American prairie lands from being overgrazed by a horse population that, if left unchecked, doubles every 4 years, encroaching on ranch lands and destroying natural vegetation. By showing these animals off, the government, whose Bureau of Land Management organized the show, is hoping to increase public interest in adopting them. If they fail, they will have to thin the herds in more controversial ways, including selling them to be slaughtered for horse meat, of which the United States quietly exports 10,000 tons of ever year, according to the United Nations Agricultural 
Department, September 22, 2007 in Fort Worth, Texas. (Photo by Brent Stirton/Getty Images.)
 FORT WORTH, TEXAS - 22 SEPTEMBER: The "Extreme Mustang Makeover" is a cross between reality television and a 
dog-show.It pits 100 professional horse trainers against 100 horses-wild mustangs, descendents of the horses brought by Spanish Conquistadores plucked from the romantic range land of the American West and handed over to a hand-selected batch of men and women who still wear chaps to work. The horse whisperers, who have had 
100 days to domesticate the mustangs, compete for $25,000 and a version of the title "best-in-show." But more than just a slice of Americana, the competition is part of a more serious problem: keeping the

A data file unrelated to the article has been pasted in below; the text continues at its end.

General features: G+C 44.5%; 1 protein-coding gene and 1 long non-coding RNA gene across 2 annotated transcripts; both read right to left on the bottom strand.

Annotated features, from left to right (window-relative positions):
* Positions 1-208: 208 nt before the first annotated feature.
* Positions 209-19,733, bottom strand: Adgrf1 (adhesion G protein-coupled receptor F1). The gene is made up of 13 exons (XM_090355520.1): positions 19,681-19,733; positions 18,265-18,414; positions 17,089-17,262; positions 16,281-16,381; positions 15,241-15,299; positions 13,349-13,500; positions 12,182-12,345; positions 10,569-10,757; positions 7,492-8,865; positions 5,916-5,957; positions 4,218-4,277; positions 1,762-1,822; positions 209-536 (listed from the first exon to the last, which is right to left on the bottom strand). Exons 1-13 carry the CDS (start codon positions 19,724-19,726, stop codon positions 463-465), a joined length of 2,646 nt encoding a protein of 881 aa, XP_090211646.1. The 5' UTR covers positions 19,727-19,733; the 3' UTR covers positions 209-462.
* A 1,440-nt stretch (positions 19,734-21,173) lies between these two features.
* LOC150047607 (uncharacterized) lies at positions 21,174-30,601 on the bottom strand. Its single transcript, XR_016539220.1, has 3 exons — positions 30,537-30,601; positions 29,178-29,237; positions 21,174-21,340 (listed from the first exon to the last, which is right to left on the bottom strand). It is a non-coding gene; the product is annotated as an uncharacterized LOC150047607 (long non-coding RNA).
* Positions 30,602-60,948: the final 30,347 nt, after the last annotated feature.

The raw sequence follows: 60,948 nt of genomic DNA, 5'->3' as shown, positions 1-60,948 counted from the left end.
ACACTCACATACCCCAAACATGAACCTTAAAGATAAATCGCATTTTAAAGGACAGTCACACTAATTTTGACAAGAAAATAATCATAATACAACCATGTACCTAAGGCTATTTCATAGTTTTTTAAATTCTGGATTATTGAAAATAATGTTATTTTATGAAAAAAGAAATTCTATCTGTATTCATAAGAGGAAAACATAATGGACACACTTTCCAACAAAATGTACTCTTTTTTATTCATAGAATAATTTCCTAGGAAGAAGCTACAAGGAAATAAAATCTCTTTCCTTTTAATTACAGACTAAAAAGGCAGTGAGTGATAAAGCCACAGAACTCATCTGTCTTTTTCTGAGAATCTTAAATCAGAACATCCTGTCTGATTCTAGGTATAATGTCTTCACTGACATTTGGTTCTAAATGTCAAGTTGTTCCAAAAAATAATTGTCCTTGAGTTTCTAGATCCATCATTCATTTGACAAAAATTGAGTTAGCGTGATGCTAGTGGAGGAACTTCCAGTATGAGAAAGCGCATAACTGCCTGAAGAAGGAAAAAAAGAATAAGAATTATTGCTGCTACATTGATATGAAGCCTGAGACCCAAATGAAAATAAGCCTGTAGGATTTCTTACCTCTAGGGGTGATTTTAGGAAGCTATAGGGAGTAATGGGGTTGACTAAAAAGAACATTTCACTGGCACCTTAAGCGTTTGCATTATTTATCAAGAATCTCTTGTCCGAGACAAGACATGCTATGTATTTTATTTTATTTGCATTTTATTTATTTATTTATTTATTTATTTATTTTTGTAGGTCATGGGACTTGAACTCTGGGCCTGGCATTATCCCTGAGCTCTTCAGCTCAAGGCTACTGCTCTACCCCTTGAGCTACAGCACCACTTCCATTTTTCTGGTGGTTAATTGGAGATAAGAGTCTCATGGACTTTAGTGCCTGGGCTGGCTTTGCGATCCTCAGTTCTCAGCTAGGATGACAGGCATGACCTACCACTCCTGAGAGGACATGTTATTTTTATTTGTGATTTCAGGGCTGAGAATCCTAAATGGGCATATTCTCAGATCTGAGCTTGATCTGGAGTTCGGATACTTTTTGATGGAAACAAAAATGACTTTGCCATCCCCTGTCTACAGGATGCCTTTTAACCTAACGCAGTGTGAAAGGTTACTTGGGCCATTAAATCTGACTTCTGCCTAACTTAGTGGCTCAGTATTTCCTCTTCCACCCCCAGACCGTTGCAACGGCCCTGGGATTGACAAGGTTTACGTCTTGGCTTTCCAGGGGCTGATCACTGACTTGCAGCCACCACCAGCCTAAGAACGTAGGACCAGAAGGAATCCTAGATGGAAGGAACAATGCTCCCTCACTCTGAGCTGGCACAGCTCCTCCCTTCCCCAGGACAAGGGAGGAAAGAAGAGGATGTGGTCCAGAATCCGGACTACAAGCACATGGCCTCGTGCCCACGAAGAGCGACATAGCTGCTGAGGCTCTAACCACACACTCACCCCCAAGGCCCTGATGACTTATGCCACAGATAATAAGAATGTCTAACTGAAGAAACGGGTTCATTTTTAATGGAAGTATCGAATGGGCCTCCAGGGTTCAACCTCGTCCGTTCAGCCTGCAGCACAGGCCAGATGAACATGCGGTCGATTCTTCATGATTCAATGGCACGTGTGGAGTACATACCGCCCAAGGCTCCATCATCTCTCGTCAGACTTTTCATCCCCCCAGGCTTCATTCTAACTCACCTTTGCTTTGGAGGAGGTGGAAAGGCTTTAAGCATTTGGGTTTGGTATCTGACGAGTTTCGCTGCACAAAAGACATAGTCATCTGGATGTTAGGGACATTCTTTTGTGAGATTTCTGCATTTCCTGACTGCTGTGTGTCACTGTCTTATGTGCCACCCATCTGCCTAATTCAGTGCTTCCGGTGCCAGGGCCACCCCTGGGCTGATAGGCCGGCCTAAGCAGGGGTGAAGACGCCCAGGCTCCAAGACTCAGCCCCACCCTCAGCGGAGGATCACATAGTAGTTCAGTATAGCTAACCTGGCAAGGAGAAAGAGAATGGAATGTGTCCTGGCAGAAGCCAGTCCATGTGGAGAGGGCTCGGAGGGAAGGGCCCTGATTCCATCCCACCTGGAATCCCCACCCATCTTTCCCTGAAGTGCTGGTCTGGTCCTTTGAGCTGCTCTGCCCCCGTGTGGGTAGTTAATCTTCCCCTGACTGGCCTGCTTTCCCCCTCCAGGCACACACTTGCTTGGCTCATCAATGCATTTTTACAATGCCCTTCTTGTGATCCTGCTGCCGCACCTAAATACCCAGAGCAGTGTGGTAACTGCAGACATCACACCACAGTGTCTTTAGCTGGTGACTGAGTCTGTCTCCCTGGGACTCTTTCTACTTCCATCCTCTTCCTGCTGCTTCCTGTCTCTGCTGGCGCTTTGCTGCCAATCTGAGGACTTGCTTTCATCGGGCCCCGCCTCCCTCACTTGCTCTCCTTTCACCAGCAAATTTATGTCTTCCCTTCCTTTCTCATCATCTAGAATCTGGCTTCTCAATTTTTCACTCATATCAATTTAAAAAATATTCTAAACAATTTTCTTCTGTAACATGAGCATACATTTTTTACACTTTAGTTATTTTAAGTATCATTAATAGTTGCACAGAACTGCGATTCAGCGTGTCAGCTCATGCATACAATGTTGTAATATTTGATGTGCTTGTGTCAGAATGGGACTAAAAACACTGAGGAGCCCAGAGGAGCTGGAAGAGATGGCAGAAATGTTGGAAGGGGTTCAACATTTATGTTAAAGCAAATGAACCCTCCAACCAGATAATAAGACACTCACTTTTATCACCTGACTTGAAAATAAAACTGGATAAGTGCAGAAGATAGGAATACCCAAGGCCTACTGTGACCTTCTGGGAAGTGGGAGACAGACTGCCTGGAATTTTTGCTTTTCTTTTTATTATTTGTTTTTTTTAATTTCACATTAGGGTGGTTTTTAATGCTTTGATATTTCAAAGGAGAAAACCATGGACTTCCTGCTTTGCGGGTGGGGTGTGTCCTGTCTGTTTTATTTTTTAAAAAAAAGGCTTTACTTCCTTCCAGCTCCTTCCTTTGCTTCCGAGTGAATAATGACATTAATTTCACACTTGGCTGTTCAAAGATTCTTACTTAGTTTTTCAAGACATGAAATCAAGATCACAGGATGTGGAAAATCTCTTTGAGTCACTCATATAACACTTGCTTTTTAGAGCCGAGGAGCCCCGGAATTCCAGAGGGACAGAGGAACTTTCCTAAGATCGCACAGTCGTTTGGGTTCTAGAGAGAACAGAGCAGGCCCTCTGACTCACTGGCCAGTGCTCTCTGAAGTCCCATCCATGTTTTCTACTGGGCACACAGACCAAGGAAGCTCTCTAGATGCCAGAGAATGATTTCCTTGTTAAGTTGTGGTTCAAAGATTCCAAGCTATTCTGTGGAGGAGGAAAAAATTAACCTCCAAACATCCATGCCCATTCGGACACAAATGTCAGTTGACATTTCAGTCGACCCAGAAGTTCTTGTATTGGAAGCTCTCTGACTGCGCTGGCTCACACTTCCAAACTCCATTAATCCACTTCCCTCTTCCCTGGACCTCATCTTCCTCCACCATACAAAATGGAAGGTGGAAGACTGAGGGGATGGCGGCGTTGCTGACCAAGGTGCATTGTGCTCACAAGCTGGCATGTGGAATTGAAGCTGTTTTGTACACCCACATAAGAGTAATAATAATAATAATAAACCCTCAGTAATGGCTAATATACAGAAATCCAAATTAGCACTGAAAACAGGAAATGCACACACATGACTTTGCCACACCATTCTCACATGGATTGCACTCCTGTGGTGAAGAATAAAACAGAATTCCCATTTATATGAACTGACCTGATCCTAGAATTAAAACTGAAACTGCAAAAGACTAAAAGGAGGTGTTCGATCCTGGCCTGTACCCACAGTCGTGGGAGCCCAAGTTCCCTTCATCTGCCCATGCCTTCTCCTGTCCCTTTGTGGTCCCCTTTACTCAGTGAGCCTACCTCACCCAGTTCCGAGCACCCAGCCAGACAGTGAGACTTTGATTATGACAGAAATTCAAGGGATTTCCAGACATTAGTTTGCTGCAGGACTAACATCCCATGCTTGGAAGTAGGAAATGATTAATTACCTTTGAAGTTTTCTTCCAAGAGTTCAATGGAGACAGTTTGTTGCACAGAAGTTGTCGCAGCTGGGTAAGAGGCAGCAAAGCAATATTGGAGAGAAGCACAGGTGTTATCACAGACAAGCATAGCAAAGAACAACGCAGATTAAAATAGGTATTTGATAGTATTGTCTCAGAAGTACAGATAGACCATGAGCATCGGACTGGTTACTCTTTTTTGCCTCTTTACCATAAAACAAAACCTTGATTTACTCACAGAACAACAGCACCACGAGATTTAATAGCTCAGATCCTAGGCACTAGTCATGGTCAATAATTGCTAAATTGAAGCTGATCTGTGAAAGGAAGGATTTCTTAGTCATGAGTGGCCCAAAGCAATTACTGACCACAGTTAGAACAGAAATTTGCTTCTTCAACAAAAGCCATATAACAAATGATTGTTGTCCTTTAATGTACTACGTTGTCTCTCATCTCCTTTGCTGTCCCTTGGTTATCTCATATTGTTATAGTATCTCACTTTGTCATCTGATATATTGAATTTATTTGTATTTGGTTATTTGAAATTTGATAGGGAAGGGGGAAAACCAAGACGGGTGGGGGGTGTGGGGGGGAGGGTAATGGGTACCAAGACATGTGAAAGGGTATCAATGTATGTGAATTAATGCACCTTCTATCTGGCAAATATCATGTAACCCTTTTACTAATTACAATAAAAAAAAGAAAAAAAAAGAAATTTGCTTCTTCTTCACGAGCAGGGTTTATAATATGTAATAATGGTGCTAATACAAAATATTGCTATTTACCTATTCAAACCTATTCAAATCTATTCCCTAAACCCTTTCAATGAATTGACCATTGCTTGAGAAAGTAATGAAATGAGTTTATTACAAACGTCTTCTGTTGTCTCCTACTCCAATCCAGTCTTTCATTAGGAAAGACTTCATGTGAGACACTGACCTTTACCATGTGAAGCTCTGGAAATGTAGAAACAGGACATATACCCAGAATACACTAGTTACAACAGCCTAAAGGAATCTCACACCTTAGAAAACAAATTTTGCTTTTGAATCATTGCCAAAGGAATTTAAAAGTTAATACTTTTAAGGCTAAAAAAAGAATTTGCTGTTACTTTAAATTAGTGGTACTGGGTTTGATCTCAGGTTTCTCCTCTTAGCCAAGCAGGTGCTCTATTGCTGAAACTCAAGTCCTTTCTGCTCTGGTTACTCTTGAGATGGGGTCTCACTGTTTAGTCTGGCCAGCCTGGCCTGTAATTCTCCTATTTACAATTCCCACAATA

American prairie lands from being overgrazed by a horse population that, if left unchecked, doubles every 4 years, encroaching on ranch lands and destroying natural vegetation. By showing these animals off, the government, whose Bureau of Land Management organized the show, is hoping to increase public interest in adopting them. If they fail, they will have to thin the herds in more controversial ways, including selling them to be slaughtered for horse meat, of which the United States quietly exports 10,000 tons of ever year, according to the United Nations Agricultural 
Department, September 22, 2007 in Fort Worth, Texas. (Photo by Brent Stirton/Getty Images.)
 FORT WORTH, TEXAS - 22 SEPTEMBER: The "Extreme Mustang Makeover" is a cross between reality television and a 
dog-show.It pits 100 professional horse trainers against 100 horses-wild mustangs, descendents of the horses brought by Spanish Conquistadores plucked from the romantic range land of the American West and handed over to a hand-selected batch of men and women who still wear chaps to work. The horse whisperers, who have had 
100 days to domesticate the mustangs, compete for $25,000 and a version of the title "best-in-show." But more than just a slice of Americana, the competition is part of a more serious problem: keeping the 
American prairie lands from being overgrazed by a horse population that, if left unchecked, doubles every 4 years, encroaching on ranch lands and destroying natural vegetation. By showing these animals off, the government, whose Bureau of Land Management organized the show, is hoping to increase public interest in adopting them. If they fail, they will have to thin the herds in more controversial ways, including selling them to be slaughtered for horse meat, of which the United States quietly exports 10,000 tons of ever year, according to the United Nations Agricultural 
Department, September 22, 2007 in Fort Worth, Texas. (Photo by Brent Stirton/Getty Images.)
 FORT WORTH, TEXAS - 22 SEPTEMBER: The "Extreme Mustang Makeover" is a cross between reality television and a